25 May 2012

Fictional Correspondences: So You Are an Imaginary Correspondent . . . What's Next?

If you've come this far along into the delightful journey that is a fictional correspondence you are about to write some actual letters. But what to say?  How to begin?

A fictional correspondence is a shared creative experience.  You and your partner(s) are writing a combined story. In a sense you are also sharing the stage as actors in a play you are creating as you go! The mode of writing a letter keeps things personal and, perhaps, less scary.  You are just two people talking, essentially.  

WHO you are is one place to start.  If your persona is a an explorer, you can begin by talking about your latest expedition.  If you are an actor, you could write about the new play you are in; or a play you've been doing for some time and have some amusing backstage stories to tell.  

For some people, creating a backstory is one way of getting a handle on things.  Here's a useful definition: "Backstory refers to everything that occurred in your story's past. A character's backstory may include family background, job history, psychological condition, and any memories you create for that person from childhood on. The backstory of a situation includes events that led up to it and a suggestion of why that situation's occurring now. I got that here, and they include a useful checklist of things that a backstory might include.

Let your character tell you who s/he is and go on from there.

WHAT to write is mostly a matter of timing.  Say your character is the explorer I mentioned. Do you want to begin at the beginning - that is, introducing yourself to your game-correspondent? 

That is one way to do it, though as with real life letter writing, that first letter can be a real challenge.  One way to handle that is to make the introduction a part of the story you want to tell.  As an explorer I might write this:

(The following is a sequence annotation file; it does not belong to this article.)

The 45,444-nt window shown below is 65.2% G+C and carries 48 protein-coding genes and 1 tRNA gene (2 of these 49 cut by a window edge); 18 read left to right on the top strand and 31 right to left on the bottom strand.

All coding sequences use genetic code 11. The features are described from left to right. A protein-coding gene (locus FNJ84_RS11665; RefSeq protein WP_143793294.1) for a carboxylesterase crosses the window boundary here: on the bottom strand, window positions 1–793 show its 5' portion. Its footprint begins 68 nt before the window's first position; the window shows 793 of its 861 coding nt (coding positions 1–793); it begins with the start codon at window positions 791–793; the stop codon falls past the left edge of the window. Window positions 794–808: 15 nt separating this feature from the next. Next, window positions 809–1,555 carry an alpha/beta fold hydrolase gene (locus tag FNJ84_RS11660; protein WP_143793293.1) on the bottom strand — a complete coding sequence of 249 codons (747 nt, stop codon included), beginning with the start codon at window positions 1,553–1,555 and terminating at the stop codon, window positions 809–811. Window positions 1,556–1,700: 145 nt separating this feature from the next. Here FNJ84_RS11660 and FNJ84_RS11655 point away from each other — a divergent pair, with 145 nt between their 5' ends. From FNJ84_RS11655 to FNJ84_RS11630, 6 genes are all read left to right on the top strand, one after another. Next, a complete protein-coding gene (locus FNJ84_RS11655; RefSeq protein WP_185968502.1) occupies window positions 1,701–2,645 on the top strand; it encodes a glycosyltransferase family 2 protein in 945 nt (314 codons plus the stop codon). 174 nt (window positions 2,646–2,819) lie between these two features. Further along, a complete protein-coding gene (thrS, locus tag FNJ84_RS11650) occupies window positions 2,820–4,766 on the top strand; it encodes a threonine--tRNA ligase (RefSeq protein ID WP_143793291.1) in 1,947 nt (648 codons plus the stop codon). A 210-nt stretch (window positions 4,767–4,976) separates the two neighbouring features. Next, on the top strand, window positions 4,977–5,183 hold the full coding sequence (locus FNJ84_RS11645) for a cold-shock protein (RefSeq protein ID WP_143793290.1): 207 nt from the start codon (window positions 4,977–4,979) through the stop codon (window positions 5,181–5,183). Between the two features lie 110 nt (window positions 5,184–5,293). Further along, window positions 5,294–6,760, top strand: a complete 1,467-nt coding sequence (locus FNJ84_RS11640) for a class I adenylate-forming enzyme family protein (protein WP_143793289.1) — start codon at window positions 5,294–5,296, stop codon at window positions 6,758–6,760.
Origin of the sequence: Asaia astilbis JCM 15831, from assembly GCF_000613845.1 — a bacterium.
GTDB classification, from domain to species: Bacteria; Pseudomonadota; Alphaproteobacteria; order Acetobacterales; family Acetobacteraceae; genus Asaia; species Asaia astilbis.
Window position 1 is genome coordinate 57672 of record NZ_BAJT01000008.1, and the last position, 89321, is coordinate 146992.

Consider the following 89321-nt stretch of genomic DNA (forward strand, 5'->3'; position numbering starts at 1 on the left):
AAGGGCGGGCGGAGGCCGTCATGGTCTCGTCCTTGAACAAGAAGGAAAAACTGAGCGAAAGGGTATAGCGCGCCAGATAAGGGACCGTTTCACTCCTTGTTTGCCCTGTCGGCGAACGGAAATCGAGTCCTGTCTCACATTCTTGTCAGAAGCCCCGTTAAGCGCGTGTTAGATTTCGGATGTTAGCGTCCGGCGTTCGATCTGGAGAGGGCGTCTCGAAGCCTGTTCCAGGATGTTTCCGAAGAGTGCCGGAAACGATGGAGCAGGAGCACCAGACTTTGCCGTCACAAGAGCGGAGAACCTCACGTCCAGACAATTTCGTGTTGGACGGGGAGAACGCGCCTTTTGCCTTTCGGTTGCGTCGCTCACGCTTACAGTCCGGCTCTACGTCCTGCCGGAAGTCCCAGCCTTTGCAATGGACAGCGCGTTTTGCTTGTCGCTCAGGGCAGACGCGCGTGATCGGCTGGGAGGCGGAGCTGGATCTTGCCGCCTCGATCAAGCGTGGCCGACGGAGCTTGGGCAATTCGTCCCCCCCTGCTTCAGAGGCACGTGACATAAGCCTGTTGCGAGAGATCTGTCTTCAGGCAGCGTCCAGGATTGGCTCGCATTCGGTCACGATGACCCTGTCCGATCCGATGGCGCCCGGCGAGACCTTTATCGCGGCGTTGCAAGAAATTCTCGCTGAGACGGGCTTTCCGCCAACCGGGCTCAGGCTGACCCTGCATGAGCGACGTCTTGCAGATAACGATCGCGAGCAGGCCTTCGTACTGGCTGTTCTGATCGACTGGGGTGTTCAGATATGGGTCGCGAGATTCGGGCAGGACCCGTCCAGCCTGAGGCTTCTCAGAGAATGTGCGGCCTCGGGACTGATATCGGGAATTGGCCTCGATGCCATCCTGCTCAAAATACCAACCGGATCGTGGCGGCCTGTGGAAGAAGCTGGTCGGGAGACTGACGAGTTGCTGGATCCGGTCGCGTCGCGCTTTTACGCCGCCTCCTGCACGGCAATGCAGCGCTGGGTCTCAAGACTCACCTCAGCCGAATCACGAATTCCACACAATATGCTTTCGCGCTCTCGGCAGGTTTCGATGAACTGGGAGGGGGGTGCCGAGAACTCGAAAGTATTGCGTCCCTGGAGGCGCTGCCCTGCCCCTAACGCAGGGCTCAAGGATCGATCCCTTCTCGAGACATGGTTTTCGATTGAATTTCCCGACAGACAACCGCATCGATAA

Or you can begin, as the literary types like to say, in medias res which translates as "in the middle of things."  TermWiki nicely defines it for us: "The literary device of beginning a narrative, such as an epic poem, at a crucial point in the middle of a series of events. The intent is to create an immediate interest from which the author can then move backward in time to narrate the story." 

Odysseus and Calypso, 1883 (Arnold Bocklin)

One of the most famous examples of in medias res is Homer's epic poem  Odyssey.  As it opens we first hear about the hero Odysseus' journey when he is held captive on the siren Calypso's island. Later, in Books IX through XII, we find out that the greater part of Odysseus' journey preceded the Calypso adventure.

You can see how handy it is to begin this way. By jumping right in, you don't have to worry about creating an elaborate back story for your character. That can develop as part of things as you and your correspondent(s) go along.  An example of this approach in a first letter could be like this:

Doing it this way opens up all sorts of avenues for your story and -- very importantly -- for your correspondent.  For a letter game is not a solitary, me only, endeavor.  You are playing with someone else and, ideally, you are all having fun.  You are dancing with stories.

Only it's a dance where no one is the single leader.  For one letter, you may take the story in hand; in the next your partner will.  

In the letter game I share with my friend in Vienna, I never quite know what is going to happen.  I will write a letter with some thoughts in mind and she will come back with a whole new twist on it.  Needless to say, it keeps things lively. I recently heard from her that her character is "currently traveling incognito."  What this means I have no idea, but I am most curious to see what happens next!

Next in the Series: Creating "Really Real" Mail.  This will be posted on June 6th.

You can follow the series via these links.
6. Fictional Correspondences: So You Are an Imaginary Correspondent . . . What's Next? (this one)


  1. The letter-writing game our family started recently (thanks to your help!) added one technological innovation and two cliffhangers in a single day, each added by a different participant, all of whom were unaware of what the others were doing. It's great fun, and the pace has definitely picked up now that the three participants in question have been released from school (two students and one employee) for the summer!

    1. MEK, this is great to hear! Thanks. I found the same thing happens in the letter game I have going with my friend in Vienna - the story ends up heading in places I had never thought it would. Or, even better, she somehow manages to jump ahead in the same direction I was thinking, but hadn't told her. My friend trends towards collage work, so her envelopes can be pretty neat.


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